It strikes like a thief in the night.
The disease, if left untreated, can slowly steal your central vision, leaving you blind for the rest of your life.
Age-related macular degeneration (AMD) affects more than 10 million people in the U.S.
“This is the most common cause of vision loss that is not correctable by lenses or cataract surgery, and is very common in the 80-plus group. Fifty percent of my patients have that disease,” said ophthalmologist Dr. Malcolm Ing. “That occurs at the back of the eye, right near the optic nerve, right where my finger is. That is the macular, and that is the area that deteriorates.”
Patients may notice blacking or graying out at the central part of their vision while reading.
Patients with dry AMD receive antioxidants as treatment. Those with Wet AMD are at higher risk of going blind and must receive injections directly into the eyes every six weeks.
“It’s a downhill slide right away if you see hemorrhages in the macular,” Ing said. If left “untreated, you can go blind within a week.”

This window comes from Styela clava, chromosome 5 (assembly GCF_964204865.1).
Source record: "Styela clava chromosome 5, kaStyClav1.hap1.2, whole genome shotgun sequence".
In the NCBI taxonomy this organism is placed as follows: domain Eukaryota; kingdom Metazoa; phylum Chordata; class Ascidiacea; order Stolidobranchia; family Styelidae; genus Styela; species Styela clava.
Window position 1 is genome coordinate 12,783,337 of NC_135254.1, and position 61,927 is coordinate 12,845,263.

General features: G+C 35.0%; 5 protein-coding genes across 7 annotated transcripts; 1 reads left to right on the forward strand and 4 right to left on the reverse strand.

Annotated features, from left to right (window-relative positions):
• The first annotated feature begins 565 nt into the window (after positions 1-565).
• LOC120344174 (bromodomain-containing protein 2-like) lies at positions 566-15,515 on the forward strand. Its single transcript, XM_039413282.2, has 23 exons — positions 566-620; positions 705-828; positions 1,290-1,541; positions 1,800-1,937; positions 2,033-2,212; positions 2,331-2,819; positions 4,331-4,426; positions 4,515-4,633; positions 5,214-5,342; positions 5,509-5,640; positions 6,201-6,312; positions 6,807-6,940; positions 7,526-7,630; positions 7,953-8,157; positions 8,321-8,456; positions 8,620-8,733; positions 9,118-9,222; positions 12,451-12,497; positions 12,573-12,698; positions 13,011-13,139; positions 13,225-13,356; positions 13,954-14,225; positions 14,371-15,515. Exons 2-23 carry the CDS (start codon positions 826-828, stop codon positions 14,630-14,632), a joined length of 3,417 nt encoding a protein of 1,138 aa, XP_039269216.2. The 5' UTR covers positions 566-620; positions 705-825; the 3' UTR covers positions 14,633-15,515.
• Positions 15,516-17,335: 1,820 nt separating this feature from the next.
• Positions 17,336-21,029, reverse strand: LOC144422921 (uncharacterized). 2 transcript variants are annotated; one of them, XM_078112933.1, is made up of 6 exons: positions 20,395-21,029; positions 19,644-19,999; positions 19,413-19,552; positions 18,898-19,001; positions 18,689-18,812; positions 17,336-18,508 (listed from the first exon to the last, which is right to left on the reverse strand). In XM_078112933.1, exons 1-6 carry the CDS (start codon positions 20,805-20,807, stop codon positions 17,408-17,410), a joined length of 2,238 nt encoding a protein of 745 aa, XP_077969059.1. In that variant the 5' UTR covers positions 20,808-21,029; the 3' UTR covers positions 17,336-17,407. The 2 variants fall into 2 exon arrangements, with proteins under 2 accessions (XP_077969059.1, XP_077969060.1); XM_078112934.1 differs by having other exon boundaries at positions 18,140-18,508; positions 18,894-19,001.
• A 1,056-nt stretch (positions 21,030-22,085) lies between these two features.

One way to avoid this is to not smoke.
“For instance, if you smoke, you have four times the incidents – four times – 400 percent increase in macular degeneration,” Ing explained.
Controlling your weight also helps.
“We found that you have a big opu, like some of the people have in our kupuna group, then you increase your incidents by 200 percent, so twice as likely to have that problem,” Ing said.
Belly fat produces inflammatory chemicals that target our eyes and brain. Eating fish can reduce risk of AMD by 40 percent, and so can eating green leafy vegetables.
“Eat your spinach, because it has green leafy vegetables, and green leafy vegetables has nutrients that help protect the retina,” Ing said.
February is AMD Awareness Month, another reason to see your eye doctor regularly.